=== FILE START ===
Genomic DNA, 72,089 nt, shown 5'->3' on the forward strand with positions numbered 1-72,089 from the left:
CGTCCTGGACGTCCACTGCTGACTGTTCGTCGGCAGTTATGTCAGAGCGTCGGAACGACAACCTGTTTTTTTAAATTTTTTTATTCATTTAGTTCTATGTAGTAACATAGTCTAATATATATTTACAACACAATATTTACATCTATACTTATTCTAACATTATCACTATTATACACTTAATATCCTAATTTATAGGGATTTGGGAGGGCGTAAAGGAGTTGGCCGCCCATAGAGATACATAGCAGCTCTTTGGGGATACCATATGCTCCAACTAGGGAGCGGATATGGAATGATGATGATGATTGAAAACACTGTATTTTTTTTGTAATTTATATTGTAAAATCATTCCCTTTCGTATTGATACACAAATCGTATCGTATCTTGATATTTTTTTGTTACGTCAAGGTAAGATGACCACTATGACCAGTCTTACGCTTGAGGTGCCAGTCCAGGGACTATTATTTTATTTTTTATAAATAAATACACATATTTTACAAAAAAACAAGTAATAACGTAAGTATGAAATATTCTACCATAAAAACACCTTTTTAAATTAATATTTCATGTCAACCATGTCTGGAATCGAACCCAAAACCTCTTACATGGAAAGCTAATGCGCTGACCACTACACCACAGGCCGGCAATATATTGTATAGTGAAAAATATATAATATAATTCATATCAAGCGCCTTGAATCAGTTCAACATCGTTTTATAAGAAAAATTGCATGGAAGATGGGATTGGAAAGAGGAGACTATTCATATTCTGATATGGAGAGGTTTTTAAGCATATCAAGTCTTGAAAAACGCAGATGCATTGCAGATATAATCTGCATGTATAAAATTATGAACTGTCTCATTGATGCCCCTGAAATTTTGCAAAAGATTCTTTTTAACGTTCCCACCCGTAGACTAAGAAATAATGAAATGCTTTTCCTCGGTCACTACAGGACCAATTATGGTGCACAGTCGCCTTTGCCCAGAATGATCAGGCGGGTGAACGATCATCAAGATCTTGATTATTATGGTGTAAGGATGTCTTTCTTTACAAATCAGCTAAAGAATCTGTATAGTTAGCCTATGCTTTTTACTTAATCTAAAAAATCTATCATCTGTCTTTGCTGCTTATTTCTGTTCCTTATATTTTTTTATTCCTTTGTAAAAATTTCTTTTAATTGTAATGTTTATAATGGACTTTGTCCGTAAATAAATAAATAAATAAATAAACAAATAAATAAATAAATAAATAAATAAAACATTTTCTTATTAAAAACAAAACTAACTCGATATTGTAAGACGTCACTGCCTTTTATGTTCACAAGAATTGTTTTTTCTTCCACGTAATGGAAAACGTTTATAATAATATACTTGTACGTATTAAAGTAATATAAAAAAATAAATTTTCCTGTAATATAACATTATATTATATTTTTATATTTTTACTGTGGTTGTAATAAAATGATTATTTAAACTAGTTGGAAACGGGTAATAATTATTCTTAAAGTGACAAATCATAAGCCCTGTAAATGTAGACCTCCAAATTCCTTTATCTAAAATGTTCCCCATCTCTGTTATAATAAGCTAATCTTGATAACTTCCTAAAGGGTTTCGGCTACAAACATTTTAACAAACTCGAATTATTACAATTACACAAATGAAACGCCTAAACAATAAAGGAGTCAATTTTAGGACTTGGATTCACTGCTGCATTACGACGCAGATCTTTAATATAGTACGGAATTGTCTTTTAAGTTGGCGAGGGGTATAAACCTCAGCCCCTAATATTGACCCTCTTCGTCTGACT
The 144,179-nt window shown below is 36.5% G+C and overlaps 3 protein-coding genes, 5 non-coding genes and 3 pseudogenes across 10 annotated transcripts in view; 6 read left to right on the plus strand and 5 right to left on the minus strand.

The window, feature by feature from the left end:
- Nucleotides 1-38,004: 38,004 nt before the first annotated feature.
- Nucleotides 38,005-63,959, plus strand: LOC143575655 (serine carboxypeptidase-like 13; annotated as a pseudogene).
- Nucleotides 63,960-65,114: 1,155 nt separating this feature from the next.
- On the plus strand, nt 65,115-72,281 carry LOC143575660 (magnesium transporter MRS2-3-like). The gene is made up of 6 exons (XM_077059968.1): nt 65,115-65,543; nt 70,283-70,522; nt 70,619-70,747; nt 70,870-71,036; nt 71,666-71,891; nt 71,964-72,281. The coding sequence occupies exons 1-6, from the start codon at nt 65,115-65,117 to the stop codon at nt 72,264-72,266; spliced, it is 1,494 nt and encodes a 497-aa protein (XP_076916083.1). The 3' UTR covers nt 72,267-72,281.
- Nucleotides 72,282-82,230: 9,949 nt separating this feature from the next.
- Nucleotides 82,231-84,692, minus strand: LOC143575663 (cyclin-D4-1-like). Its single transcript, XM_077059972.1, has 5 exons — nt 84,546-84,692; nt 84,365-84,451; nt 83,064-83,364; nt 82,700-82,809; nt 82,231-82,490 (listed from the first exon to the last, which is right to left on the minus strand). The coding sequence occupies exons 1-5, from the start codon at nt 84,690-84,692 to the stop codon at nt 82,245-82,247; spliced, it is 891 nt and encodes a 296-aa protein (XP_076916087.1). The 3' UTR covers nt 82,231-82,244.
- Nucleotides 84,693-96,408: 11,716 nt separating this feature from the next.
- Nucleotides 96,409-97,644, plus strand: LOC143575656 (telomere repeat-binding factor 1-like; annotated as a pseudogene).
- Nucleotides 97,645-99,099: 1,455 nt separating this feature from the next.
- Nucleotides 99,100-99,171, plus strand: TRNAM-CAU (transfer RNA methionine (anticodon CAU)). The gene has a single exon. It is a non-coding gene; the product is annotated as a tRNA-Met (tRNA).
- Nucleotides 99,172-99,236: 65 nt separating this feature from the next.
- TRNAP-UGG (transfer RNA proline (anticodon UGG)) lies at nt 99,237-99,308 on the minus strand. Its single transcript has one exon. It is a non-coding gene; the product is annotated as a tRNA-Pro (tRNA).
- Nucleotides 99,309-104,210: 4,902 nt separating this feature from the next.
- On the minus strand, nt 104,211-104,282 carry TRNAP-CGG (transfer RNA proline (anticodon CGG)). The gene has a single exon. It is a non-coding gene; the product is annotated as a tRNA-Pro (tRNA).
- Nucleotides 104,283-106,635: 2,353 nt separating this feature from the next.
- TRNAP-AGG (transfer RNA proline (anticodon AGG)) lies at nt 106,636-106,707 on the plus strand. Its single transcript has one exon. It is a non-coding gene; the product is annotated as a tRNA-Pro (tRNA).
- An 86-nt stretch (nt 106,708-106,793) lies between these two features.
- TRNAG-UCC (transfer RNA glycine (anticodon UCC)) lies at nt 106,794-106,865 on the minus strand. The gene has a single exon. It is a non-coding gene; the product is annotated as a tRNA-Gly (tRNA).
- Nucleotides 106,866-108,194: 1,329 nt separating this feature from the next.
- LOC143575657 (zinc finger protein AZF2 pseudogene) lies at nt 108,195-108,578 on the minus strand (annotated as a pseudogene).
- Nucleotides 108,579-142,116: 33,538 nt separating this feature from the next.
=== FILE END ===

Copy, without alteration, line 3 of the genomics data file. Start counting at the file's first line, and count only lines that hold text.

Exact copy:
The 144,179-nt window shown below is 36.5% G+C and overlaps 3 protein-coding genes, 5 non-coding genes and 3 pseudogenes across 10 annotated transcripts in view; 6 read left to right on the plus strand and 5 right to left on the minus strand.